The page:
The present invention relates to a magnetic domain organization for a serial shift register utilizing a layer of magnetic material in which single wall domains can be propagated. The organization comprises a patterned, magnetizable overlay arrangement which forms a primary domain propagation loop, secondary domain propagation loops, and alternative paths along which the secondary loops can be connected serially to, or excluded from, the primary loop. The organization also comprises a conductor overlay network which is used to program the organization, i.e., to connect or exclude the secondary loops. A serial shift register which utilizes the organization may be programmed by selectively coupling the secondary loops in series with the primary loop; testing the secondary loops; and, selectively degrading the magnetic properties of the paths via the conductor network to permanently connect operative secondary loops or bypass inoperative secondary loops.

BRIEF DESCRIPTION OF THE DRAWINGS

FIG. 1 is a schematic representation of the circuit paths, including alternative paths, available prior to programming in a serial shift register incorporating the principles of the present invention.

FIG. 2 is a plan view of a bubble domain chip, including a magnetic overlay arrangement which provides a primary and secondary propagation loops in accordance with the principles of the present invention.

FIG. 3 is a plan view showing a network of programming conductors overlying the magnetic overlay of FIG. 2 in accordance with the principles of the present invention.

DETAILED DESCRIPTION OF A PREFERRED EMBODIMENT

Referring now to FIG. 1, there is shown a schematic representation of a propagation pattern 10 useful as to a multiple loop serial shift register incorporating redundancy according to the principles of the present invention. As used here, "redundancy" refers to the availability of alternative propagation paths to a cylindrical single wall magnetic domain or "bubble" domain. Propagation pattern 10 includes a primary propagation path (primary loop) p, secondary propagation paths (secondary loops) s1, s2, . . . sn located at one side of the primary loop, and secondary paths s'1, s'2, . . . s'n located at the opposite side of the primary path. The arrangement of oppositely-positioned secondary paths is illustrative only. Other equally beneficial arrangements can, of course, be provided. Alternative paths are provided for bubble domains at junctions 1, 2, . . . n and 1', 2', . . . n' of the secondary paths with the primary path. That is, bubble domains propagating through pattern 10 can continue in path p or, alternatively, move into path S1 through the appropriate junction.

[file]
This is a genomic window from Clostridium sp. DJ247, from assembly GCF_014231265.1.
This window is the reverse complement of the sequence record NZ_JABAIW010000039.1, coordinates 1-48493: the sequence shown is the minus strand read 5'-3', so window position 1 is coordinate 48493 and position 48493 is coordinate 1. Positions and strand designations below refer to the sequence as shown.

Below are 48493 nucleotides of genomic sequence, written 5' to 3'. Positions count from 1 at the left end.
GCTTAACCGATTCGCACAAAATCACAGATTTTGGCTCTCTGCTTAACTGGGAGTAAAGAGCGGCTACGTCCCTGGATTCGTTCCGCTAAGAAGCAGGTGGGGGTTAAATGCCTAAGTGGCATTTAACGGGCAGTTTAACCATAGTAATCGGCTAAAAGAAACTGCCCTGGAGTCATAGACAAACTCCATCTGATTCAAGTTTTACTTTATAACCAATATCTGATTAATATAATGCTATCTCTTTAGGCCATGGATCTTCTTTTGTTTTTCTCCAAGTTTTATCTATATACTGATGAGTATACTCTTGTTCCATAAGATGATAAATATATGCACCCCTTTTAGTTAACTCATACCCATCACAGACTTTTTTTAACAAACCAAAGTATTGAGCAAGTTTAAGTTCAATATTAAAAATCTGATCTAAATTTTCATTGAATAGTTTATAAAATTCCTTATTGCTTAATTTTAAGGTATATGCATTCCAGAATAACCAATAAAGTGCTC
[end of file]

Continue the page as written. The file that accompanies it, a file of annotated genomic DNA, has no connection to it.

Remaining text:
Referring now to FIG. 2, there is shown a bubble domain chip 15, typically comprising a layer 16 of bubble domain material supported by a substrate 17 of non-bubble domain material. Typically, the bubble domain layer 16 may be in the form of a thin film of magnetic garnet material and the supporting substrate 17 may be of a non-magnetic garnet material.

The chip 15 includes a patterned overlay 18 of generally I-shaped and H-shaped elements 19 of a soft magnetic material such as permalloy. The elements 19 are used to form the primary path p and secondary paths s1, s'1, etc., for effecting the movement of domains (not shown) formed in the bubble domain material 16. By means of a network 20 (FIG. 3) of conducting paths which overlie the magnetic propagation elements, the secondary paths can be selectively eliminated from or incorporated into the memory storage provided by the primary path. Thus, a chip which incorporates the propagation pattern 10 or 18 can be used if one or more of the secondary loops is inoperative.